About the Play
Loosely based on the life of Lydie Marland, as told in the book “The Marland Tragedy,” Lydie was the niece and adopted daughter, then wife of oil magnate and Oklahoma governor, E.W. Marland. Her life was a fairy tale of riches turned Greek tragedy. From wife of one of the wealthiest men in the world to wayward bag lady, she was lost for twenty-two years in the landscape of America.
In the play the lights come up on the heroine returning to consciousness shortly after her death. Lydie had been a vagabond for decades after the economic downfall and death of her oil-baron husband. As she begins to recall her glorious early days, her younger self enters, an apparition in her marcelled hairdo and white frock. The playwright Russell-Ides takes a novel approach to the mystery of what awaits us on the other side and constructs a believable journey that leaves room for hope, redemption, and reflection on a life lived.
Playwright Russell-Ides makes clear that Lydie was no gold-digger. But from the time Lydie (and her teenage brother George) were adopted by their aunt and uncle, Mary Virginia and E. W. Marland, they were treated to extravagance beyond comprehension, after a life of struggle and impoverishment. It’s implied Lydie simply wanted her dazzling, blissful new existence to continue without interruption. Her doting uncle ushered her into a completely different milieu, filled with parties, travel, luxury and pleasure. “Lydie Marland in the Afterlife” makes it easy to understand why she was willing to wed her adoptive dad and uncle.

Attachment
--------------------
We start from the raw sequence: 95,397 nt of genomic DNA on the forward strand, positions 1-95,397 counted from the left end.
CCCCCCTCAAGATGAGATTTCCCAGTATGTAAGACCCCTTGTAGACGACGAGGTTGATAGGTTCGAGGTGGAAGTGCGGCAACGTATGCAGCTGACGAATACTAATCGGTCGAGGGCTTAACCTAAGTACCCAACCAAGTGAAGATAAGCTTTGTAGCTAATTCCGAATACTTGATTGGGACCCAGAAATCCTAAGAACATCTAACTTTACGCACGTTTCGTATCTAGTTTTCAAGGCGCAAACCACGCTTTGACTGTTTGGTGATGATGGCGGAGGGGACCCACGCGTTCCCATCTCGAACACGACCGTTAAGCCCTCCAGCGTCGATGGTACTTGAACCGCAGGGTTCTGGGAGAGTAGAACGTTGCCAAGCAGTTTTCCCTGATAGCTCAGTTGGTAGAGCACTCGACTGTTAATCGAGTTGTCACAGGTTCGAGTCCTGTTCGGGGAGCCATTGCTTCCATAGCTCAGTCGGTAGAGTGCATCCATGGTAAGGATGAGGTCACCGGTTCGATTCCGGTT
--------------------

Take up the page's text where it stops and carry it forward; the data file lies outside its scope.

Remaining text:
Russell-Ides’ play, in which the older, dead Lydie confronts her younger self, is a fascinating rumination on choices and tries to answer the question, “'If you could give yourself advice from years of experience, what would you say?” but really it answers, “What would your younger self say back?” And would you even trust old-you?
“Lydie Marland in the Afterlife” is an engrossing, amusing, richly depicted portrait of a woman who was flawed, and just as subject to the cruelties of fate as the rest of us. More than just creating a sympathetic case for Lydie Marland, Isabella Russell-Ides draws us into her exhilarating life, revealing a woman who jumped in headfirst, whether she was on a European spending spree, fox hunt, protest march or cleaning motel bedrooms. Whatever the outcome she embraced the world with sentience and verve.
Russell-Ides got the idea for “Lydie Marland in the Afterlife” eight years ago while she and her husband were returning to Dallas after visiting family in Kansas. “We saw a sign on I-35 advertising the Marland Mansion,” says the playwright. “We visited the mansion and fell in love with its beauty and its history.”
"Russell-Ides said it was the broken marble statue, one made in Lydie’s youth that had been supposedly destroyed before she disappeared, that made her fall in love with the story," says Mary L. Clark. “She called it 'a case of broken identity.'”
About the Playwright
Isabella Russell-Ides is an American playwright who received the 2008 Critics Forum Award for her play Coco & Gigi. Russell-Ides has also received critical acclaim for her works, Leonard's Car ("Outstanding New Play", 2009 Nora's Playhouse, NYC), Fortune Cookie Smash (2007 Best of Fest, Frontera). Russell-Ides is noted for the poetic and heightened language of her texts. Russell-Ides is also a published poet, having written Getting Dangerously Close To Myself (Slough Press).